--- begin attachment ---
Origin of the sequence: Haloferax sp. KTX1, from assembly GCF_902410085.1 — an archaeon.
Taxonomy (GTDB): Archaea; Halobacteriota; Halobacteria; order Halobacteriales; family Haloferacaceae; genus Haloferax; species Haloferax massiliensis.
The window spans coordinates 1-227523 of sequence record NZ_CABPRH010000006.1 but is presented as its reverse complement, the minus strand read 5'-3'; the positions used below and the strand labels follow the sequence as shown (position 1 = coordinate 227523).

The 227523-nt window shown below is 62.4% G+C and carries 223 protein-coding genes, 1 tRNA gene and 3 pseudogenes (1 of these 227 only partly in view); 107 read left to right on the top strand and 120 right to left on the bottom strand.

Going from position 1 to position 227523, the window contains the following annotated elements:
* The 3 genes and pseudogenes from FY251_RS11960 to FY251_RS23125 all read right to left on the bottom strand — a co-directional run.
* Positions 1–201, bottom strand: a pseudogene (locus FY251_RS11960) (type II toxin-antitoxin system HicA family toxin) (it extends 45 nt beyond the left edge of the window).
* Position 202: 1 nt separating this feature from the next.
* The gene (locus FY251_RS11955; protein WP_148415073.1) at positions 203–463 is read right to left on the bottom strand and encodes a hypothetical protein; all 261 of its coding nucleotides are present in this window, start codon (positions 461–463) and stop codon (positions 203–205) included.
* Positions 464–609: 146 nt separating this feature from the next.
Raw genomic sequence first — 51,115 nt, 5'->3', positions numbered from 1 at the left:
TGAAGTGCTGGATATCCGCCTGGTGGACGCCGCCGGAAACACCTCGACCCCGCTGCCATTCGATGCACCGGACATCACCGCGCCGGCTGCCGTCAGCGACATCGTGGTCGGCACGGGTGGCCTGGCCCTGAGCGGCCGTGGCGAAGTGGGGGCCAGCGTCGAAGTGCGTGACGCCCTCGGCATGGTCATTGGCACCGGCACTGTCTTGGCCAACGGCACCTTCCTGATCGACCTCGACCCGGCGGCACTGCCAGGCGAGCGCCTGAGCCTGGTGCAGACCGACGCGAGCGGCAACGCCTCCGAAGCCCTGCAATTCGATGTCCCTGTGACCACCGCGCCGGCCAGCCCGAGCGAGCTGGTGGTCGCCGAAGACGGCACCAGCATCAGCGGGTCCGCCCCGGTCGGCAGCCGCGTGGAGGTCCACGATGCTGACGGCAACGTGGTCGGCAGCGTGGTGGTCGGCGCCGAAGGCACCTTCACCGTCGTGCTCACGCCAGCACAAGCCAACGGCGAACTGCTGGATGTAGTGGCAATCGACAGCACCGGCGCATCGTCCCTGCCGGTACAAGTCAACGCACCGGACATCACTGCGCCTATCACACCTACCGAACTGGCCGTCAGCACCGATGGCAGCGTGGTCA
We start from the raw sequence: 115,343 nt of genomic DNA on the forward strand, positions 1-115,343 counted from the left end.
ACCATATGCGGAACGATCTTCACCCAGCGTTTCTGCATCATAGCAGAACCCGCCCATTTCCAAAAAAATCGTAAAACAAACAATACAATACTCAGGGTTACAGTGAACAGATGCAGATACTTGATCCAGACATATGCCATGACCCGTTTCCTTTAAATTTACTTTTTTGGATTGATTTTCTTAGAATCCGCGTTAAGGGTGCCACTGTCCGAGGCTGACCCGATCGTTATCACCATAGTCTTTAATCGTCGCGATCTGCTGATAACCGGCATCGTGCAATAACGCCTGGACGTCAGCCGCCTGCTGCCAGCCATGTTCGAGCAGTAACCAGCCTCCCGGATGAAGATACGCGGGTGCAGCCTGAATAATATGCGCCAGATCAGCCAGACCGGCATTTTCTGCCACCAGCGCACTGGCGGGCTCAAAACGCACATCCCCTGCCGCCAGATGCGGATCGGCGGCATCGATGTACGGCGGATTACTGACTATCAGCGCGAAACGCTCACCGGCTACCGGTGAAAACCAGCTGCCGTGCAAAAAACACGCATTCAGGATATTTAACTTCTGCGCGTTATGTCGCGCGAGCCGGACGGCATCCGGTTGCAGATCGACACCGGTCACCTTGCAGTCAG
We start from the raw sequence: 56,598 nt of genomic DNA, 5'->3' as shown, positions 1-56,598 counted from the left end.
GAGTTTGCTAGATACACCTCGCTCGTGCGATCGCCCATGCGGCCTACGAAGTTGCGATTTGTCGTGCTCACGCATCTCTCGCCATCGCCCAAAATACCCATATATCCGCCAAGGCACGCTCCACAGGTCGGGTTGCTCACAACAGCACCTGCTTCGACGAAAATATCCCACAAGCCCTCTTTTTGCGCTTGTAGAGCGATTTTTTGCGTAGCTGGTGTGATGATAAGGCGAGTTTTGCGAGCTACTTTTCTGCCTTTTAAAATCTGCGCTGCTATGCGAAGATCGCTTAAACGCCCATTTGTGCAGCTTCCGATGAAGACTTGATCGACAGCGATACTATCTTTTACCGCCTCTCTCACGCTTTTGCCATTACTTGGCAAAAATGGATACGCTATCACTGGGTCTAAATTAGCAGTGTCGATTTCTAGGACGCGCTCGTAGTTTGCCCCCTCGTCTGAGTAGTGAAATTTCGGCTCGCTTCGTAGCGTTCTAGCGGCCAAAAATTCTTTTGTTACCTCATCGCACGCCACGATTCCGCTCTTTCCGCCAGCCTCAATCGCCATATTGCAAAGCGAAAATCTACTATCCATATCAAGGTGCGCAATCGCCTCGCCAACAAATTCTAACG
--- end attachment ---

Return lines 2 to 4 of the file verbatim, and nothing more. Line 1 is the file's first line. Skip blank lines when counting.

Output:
Taxonomy (GTDB): Archaea; Halobacteriota; Halobacteria; order Halobacteriales; family Haloferacaceae; genus Haloferax; species Haloferax massiliensis.
The window spans coordinates 1-227523 of sequence record NZ_CABPRH010000006.1 but is presented as its reverse complement, the minus strand read 5'-3'; the positions used below and the strand labels follow the sequence as shown (position 1 = coordinate 227523).

The 227523-nt window shown below is 62.4% G+C and carries 223 protein-coding genes, 1 tRNA gene and 3 pseudogenes (1 of these 227 only partly in view); 107 read left to right on the top strand and 120 right to left on the bottom strand.